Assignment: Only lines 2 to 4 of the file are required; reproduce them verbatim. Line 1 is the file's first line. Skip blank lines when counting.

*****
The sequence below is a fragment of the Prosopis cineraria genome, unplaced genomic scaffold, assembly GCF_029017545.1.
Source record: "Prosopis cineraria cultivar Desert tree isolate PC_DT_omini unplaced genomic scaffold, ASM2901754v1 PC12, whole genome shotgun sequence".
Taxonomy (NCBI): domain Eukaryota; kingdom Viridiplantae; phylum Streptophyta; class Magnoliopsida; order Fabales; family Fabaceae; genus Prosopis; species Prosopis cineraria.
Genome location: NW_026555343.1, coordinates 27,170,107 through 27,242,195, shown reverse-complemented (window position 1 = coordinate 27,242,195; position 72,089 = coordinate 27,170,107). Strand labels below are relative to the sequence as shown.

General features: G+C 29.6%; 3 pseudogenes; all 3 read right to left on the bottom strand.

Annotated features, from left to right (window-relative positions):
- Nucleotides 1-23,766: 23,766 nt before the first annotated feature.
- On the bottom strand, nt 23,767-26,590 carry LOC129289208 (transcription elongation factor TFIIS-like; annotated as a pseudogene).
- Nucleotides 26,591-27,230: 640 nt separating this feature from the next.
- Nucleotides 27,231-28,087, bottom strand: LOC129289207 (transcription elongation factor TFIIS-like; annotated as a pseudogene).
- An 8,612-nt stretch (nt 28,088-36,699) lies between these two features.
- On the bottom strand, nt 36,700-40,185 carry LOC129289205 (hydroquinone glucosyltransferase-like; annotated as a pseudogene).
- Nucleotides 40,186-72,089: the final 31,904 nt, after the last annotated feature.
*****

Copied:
Source record: "Prosopis cineraria cultivar Desert tree isolate PC_DT_omini unplaced genomic scaffold, ASM2901754v1 PC12, whole genome shotgun sequence".
Taxonomy (NCBI): domain Eukaryota; kingdom Viridiplantae; phylum Streptophyta; class Magnoliopsida; order Fabales; family Fabaceae; genus Prosopis; species Prosopis cineraria.
Genome location: NW_026555343.1, coordinates 27,170,107 through 27,242,195, shown reverse-complemented (window position 1 = coordinate 27,242,195; position 72,089 = coordinate 27,170,107). Strand labels below are relative to the sequence as shown.